Tag Archives: creativity

Do authors need to be lonely?

Noticed on Twitter recently, courtesy of @parisreview:

“I need the pain of loneliness to make my imagination work.” – Orhan Pamuk

To all the wordsmiths out there – is this true?

In my experience, I don’t need the pain of loneliness. Pain-free works better for me. That said, a stint in solitary confinement can be a good thing. Email, Internet and phone silence can be truly golden.

I do find my imagination fires up more frequently when I have a clear head, empty timetable and clean, quiet workspace. Clutter is the sworn enemy of my creativity.

Holidays help too. Fresh faces and places trigger new ideas and are the catalyst for curiosity. In the past fortnight I’ve had ideas for a picture book, junior fiction book and short story. Finding time to work on and finish them is the tough bit…

Gobbling up goshness

Click on this link for a sweet piece from acclaimed poet and author Cate Kennedy on the oddities and inconsistencies of language through the eyes of a child.

Cate’s point is well made. By stiffly following convention we stifle creativity. We miss out on unexpected and fresh combinations of words-ideas-sounds-images that have the power of new. I’ve never forgotten a poem from a fellow second year creative writing student (way back when) who wrote of the “goshness” of a kitten exploring its world. It’s not a word you’ll find in a dictionary but we all know what it means.

Delivering goshness is one reason I admire Markus Zusak’s work so much. It’s why I will sit through a car review from Jeremy Clarkson knowing I’ll never drive the vehicle he describes but I can still savour the language he employs to explain his motoring experience.

A few years back John Marsden wrote an article arguing that we shouldn’t tell children that cows moo, ducks quack and so on. Why? Because we might be implanting conventions when a child might find its own altogether better way to depict those sounds. A new way of describing something isn’t a wrong way.

As Cate says, it’s a parenting conundrum. We want to equip our children for the world they live in. But sometimes it’s better if they colour outside the lines.

Energised by passionate people

You’ve got to love people who are passionate about their professions. I reckon folks who exude enthusiasm about the next project, the next challenge, the next chance to change a patient/student/life are the people that recharge our batteries and invigorate us for the day ahead.

This morning I met with a friend who wanted to run some ideas for television programs by me – namely a doco and an animation for children. His pitches sounded like winners to me. That fired me up to go try and kick some goals too.

Last week I met some publishing industry professionals and we discussed my current manuscript, which has the working title of Five Parts Dead. I explained that I’d tried to write a book that 15-year-old reluctant readers would power through from start to finish. The chapters are short. The paragraphs are too. There’s very little padding. It’s a manuscript intended for people more familiar with text messaging, Twittering and micro-blogging than ploughing through acres of verbiage.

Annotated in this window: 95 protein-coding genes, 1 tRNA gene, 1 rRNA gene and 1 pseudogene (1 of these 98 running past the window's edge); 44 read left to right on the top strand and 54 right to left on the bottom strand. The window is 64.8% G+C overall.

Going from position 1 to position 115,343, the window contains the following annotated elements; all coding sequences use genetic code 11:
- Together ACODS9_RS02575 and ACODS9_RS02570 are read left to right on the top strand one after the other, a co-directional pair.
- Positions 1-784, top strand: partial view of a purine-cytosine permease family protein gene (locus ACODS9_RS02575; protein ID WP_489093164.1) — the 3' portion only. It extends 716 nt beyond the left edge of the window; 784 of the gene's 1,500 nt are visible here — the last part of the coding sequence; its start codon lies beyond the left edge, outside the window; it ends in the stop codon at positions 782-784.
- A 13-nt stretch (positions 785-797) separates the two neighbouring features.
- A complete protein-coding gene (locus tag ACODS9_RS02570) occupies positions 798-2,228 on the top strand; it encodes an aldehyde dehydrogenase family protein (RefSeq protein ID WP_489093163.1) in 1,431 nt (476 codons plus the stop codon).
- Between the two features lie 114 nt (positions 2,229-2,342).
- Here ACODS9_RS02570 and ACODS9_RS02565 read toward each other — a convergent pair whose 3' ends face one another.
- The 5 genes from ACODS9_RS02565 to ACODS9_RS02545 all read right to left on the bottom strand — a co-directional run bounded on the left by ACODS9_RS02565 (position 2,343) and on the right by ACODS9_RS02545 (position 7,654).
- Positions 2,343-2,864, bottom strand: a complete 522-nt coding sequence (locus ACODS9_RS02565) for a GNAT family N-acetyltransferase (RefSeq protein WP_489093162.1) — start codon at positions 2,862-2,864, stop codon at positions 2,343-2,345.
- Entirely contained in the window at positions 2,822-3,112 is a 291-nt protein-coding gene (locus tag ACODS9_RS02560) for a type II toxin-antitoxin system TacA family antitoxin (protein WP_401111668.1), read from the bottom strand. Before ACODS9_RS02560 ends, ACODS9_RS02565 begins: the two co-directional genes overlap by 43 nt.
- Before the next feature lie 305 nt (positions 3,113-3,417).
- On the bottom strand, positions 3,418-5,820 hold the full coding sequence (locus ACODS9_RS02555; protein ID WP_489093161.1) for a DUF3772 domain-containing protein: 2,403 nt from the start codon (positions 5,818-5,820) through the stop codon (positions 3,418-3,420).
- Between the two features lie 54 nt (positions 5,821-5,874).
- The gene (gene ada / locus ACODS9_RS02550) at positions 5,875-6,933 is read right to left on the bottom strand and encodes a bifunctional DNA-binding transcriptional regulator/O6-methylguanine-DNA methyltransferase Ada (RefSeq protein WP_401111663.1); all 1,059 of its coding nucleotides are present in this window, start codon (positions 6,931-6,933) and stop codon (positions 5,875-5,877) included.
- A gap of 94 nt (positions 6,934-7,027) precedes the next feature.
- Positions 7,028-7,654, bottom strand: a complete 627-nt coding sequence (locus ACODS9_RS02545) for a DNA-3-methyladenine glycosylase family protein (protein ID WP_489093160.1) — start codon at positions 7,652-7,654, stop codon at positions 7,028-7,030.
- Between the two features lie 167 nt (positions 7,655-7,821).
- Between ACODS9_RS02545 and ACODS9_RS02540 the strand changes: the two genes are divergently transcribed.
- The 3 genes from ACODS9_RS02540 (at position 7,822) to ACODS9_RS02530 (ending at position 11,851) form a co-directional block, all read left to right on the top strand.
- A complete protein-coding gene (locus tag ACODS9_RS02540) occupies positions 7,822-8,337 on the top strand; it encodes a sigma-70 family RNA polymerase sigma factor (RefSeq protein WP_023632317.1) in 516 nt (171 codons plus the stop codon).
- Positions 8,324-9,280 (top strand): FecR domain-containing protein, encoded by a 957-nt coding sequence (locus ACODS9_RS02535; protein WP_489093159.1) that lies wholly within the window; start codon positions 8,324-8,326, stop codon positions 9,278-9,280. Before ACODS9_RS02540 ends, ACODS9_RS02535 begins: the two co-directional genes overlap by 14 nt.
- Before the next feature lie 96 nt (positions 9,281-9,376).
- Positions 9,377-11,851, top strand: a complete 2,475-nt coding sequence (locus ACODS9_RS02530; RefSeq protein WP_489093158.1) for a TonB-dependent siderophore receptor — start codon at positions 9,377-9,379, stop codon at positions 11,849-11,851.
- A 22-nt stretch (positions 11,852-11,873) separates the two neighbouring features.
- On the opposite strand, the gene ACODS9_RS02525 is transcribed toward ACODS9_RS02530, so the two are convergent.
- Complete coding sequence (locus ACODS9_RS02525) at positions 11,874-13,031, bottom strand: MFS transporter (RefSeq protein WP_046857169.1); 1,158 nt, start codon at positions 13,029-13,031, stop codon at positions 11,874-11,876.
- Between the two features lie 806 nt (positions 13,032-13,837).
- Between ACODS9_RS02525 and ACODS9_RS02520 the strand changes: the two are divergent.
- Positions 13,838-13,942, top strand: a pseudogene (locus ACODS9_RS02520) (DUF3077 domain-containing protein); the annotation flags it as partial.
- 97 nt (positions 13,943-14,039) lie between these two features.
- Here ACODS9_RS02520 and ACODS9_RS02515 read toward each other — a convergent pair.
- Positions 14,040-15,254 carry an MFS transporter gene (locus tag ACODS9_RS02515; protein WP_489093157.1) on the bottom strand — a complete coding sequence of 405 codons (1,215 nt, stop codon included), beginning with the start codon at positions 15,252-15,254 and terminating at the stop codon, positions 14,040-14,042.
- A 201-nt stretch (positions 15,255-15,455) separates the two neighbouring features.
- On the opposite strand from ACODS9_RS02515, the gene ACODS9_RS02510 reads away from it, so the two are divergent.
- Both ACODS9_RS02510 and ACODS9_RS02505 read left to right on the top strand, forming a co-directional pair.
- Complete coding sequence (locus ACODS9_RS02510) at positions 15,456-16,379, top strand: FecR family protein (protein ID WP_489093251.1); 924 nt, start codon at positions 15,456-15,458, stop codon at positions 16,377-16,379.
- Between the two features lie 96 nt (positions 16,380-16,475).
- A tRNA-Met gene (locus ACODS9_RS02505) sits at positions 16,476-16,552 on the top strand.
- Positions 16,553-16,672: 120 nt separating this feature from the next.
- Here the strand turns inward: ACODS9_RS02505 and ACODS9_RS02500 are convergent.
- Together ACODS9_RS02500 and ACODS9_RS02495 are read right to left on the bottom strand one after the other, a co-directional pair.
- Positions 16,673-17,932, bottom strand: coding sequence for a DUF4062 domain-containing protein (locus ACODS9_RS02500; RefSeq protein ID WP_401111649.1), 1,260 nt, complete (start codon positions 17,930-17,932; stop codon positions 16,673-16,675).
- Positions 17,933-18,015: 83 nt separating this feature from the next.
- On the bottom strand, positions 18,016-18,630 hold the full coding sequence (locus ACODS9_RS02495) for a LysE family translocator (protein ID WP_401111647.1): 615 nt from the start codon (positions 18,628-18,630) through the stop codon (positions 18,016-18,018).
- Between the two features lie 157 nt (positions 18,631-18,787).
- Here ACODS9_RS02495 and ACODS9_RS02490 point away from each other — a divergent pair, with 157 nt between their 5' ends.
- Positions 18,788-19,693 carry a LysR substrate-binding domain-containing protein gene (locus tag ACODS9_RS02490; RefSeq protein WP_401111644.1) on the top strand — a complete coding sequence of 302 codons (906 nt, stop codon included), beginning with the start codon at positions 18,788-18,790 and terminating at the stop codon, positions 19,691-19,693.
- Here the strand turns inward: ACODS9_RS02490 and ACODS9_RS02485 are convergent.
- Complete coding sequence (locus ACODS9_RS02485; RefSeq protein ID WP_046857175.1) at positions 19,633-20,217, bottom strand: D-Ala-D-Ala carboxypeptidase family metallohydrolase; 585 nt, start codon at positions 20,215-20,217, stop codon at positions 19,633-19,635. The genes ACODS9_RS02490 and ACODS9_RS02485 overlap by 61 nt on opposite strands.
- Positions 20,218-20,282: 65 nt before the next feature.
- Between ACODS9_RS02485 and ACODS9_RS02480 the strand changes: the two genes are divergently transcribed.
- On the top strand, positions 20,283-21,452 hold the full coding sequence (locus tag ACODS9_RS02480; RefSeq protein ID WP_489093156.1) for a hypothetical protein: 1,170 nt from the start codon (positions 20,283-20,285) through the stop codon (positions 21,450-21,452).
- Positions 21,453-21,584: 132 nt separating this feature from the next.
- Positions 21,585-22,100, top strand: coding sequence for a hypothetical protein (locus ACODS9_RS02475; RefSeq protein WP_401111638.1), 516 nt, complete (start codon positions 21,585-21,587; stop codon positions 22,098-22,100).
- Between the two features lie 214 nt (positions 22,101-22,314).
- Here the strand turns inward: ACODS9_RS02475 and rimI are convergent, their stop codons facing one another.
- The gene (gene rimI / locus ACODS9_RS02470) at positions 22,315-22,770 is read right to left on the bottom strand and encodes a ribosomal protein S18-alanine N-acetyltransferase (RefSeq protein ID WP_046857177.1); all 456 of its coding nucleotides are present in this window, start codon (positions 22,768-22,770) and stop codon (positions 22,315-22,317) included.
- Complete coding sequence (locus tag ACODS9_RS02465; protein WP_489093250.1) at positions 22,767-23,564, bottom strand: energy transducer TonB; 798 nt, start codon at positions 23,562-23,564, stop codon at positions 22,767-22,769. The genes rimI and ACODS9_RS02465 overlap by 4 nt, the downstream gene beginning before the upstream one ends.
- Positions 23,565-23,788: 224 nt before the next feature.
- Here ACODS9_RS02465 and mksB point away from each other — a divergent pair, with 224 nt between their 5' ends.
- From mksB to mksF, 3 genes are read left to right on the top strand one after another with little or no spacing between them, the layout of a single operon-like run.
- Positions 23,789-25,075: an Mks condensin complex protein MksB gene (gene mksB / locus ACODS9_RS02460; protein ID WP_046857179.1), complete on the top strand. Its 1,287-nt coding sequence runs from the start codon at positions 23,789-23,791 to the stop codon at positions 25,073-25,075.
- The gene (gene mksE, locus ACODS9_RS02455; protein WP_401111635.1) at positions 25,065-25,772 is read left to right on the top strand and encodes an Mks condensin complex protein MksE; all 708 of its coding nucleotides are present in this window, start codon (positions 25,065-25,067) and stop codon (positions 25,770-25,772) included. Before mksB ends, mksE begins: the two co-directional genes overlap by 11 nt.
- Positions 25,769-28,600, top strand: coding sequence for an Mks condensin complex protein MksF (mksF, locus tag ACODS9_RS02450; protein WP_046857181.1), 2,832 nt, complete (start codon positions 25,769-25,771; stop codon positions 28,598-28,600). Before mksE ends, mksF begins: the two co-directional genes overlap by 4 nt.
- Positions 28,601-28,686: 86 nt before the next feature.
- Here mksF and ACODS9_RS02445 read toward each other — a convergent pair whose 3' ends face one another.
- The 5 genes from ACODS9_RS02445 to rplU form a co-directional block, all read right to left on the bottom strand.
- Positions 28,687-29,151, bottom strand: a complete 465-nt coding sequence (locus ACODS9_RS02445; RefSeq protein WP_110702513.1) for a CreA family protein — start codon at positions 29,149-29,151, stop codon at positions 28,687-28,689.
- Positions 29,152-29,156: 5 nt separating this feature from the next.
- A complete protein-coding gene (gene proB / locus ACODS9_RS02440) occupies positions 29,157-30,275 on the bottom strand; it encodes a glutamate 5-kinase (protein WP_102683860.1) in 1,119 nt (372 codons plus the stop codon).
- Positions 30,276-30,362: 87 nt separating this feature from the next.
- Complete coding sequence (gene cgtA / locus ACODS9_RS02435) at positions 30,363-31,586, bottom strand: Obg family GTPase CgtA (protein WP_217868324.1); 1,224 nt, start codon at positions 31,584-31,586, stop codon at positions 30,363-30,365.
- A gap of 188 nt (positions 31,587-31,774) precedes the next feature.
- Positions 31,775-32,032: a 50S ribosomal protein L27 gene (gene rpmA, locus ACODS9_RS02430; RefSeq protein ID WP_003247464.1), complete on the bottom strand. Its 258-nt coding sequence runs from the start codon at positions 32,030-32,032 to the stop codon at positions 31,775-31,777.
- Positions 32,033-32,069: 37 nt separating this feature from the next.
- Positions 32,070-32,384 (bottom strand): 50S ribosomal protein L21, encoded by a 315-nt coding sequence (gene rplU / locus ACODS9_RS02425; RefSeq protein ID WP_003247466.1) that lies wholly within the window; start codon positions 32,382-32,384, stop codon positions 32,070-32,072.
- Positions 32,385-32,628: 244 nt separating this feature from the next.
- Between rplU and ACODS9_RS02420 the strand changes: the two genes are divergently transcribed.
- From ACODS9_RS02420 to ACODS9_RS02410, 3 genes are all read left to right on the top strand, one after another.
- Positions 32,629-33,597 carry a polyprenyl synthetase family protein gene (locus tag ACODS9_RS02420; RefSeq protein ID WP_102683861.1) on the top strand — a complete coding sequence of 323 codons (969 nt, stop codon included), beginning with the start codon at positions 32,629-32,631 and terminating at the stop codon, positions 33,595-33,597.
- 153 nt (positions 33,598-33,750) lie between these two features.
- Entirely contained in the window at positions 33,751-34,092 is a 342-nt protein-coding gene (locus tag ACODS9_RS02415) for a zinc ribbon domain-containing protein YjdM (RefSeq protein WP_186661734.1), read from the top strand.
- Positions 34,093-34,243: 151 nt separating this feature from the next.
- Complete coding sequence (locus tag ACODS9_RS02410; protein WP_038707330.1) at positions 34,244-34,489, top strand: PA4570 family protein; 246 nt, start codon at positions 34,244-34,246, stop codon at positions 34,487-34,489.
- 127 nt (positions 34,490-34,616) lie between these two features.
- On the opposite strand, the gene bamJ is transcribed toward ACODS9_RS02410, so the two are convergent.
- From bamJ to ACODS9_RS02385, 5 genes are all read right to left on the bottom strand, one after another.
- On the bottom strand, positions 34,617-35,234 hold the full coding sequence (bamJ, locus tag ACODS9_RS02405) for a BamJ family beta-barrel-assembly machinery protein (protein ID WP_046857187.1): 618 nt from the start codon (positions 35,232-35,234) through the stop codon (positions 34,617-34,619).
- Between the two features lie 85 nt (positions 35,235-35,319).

One of the publishers responded that, and I paraphrase, ‘We live in an era of constant distraction. Books are a respite from the distraction and that’s why we have to make them the best we possibly can.’

There’s passion in that philosophy. And truth.

Stamp out the distractions and get passionate about a book today.

Creativity, characters & cheap plastic toys

There’s an article in The Age today about a pending Pixar film called Up. Apparently toy makers and other merchandising folk are steering clear of this flick because the central character is a cantankerous old man and therefore unappealing to kids.

I’ve got mixed feelings about that. The film looks like great fun to me. And let’s face it, how often do Pixar put out a dud? Even their less than best work (I’ll be howled down for suggesting Wall-E was worthy but dull and Cars was too predictable) is way better than most other film offerings for kids. (I still love The Incredibles and Monsters, Inc. despite repeated viewings at my place.)

Anyway, when we play with a toy I reckon we at least partly imagine ourselves as that character. And sure, my son would never play a game where he took on the role of a crotchety retiree. On the other hand, my daughter adores having elderly figures to play the grandparent roles in her doll house. Indeed, she was playing at being a grandmother, without props, as recently as yesterday.

Besides, if you watch the Up trailer you’d have to say the talking dog and tech-savvy boy scout surely present good opportunities for toy makers.

Incidentally, I took the kids to see Monsters vs Aliens during the Easter Break and we all enjoyed it. And which critter has been the absolute fave with all kids? The dopey, gelatinous blob, B.O.B., hands down.

But let’s turn to books. A good story will be a winner with kids because it hooks them in, irrespective of who the central character is.

This is what scriptwriters, authors and even merchandising folk need to remember. Story is king. If you’re just trying to create a character that looks good on a lunch box – and then joining the dots to make a story – you’re way off the mark. Your characters have to engage kids because of who they are and what they do (like B.O.B.), not because they will sell more toys than Buzz Lightyear.

Thankfully, Pixar and their owners at Disney are acutely aware of this. Disney chief executive Robert Iger is quoted as follows: “A check-the-boxes approach to creativity is more likely to result in blandness and failure.”

So true. So think big. Think different. And vive the feisty and adventurous senior citizens of the world.